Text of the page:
Blue Certificate. This is a document that may be carried by a ship; it indicates that the shipowner has entered into an agreement with the ITF (the International Transport Workers’ Federation) that the crew are being paid wages and salaries, which are specified by the ITF.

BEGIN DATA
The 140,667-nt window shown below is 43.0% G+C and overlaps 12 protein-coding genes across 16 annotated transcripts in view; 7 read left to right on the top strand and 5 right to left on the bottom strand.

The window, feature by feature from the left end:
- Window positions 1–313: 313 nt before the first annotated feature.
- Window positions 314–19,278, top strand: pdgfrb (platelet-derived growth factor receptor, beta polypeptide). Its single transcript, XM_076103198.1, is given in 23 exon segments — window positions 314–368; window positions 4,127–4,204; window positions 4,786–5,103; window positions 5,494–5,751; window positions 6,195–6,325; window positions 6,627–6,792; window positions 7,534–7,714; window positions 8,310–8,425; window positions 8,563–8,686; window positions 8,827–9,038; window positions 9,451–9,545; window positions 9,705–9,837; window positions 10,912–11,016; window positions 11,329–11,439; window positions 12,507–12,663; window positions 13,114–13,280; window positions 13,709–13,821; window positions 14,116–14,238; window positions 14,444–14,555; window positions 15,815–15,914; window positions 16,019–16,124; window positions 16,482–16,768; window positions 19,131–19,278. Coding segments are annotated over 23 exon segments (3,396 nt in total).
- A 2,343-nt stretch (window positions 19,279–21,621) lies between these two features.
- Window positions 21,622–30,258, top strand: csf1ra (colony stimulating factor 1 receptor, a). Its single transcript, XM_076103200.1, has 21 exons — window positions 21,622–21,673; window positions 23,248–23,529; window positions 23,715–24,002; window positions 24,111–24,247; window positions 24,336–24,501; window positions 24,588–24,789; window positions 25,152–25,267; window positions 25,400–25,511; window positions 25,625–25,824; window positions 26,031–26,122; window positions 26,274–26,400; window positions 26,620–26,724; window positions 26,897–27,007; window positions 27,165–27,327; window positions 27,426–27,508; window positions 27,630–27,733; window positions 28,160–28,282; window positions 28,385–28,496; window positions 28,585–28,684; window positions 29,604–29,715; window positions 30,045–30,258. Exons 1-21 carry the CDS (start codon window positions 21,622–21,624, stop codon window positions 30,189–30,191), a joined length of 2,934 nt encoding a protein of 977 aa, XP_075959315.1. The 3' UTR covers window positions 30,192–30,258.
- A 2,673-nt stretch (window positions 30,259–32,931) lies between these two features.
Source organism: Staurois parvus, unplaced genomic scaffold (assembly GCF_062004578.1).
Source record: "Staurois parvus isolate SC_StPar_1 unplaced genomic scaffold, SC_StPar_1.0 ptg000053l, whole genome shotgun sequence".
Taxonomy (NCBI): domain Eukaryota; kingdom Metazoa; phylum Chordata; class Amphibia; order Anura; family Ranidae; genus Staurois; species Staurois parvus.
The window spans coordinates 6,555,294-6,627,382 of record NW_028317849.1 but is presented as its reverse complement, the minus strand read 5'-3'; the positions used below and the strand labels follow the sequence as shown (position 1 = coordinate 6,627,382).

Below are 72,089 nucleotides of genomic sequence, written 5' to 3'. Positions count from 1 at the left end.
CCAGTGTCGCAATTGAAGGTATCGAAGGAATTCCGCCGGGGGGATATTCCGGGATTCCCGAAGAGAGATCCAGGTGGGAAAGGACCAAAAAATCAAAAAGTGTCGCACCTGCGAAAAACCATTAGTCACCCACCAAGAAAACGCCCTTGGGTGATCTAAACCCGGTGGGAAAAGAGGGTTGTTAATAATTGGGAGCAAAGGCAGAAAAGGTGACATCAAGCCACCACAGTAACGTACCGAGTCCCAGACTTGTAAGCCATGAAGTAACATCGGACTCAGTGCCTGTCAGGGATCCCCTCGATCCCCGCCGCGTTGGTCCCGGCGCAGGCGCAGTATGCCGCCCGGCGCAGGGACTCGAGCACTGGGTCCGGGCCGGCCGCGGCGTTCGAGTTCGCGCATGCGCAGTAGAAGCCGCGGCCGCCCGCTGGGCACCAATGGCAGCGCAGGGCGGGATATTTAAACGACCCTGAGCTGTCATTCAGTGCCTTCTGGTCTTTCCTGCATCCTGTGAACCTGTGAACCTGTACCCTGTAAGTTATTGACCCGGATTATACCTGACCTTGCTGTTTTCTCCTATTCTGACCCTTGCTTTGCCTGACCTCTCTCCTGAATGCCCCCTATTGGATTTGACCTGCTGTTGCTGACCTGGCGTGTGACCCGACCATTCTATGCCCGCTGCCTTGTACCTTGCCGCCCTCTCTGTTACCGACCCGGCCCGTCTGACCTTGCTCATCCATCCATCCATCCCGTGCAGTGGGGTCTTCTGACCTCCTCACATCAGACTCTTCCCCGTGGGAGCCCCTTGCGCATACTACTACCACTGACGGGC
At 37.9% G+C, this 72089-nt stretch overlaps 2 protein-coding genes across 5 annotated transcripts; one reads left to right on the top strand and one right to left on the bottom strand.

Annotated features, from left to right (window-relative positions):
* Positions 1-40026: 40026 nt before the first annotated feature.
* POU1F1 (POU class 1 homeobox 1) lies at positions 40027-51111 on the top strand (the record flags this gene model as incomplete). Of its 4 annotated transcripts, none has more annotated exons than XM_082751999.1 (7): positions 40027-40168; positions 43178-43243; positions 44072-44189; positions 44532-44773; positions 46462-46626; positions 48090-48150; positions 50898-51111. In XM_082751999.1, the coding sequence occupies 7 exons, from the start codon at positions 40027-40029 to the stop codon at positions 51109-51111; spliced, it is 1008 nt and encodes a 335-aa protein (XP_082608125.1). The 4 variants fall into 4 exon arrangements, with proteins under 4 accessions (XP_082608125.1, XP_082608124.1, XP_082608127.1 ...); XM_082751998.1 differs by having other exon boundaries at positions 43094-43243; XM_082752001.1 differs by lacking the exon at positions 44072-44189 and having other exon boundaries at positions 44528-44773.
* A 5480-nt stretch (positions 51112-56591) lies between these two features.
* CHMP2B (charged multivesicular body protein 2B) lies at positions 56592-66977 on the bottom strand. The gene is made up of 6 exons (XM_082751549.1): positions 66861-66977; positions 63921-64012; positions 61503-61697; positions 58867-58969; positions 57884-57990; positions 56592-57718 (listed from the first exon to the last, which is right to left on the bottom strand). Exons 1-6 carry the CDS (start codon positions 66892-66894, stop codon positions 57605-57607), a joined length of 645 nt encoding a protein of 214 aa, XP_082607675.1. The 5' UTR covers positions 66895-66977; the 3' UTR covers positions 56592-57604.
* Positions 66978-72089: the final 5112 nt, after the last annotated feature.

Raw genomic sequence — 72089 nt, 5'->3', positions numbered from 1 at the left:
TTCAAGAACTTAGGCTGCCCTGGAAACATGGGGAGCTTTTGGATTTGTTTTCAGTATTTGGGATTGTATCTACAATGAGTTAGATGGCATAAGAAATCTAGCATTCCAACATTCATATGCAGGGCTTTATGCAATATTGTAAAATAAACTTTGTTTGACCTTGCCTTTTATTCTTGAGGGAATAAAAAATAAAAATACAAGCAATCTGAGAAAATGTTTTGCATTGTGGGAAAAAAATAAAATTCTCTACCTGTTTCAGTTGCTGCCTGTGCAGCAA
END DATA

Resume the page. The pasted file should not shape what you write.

A clause in a charterparty, especially in a time charter, may require the shipowner to guarantee that he will enter into such an agreement and therefore that the ship will carry such a certificate. Failure to carry such a certificate may cause a ship, which may be registered in an “open registry” country, such as Panama or Liberia, to be delayed in certain ports where shipping-related unions are affiliated to the ITF. Examples are some Australian and European ports. The purpose of the ITF action is to attempt to ensure that shipowners do not take advantage of seafarers from so-called “cheap-labour” countries and pay them very low wages. Charterers are reluctant to take the risk of delay to the ship so they insist that shipowners obtain a “blue certificate”. Incidentally, the term has very little to do with the colour of the document in modern times.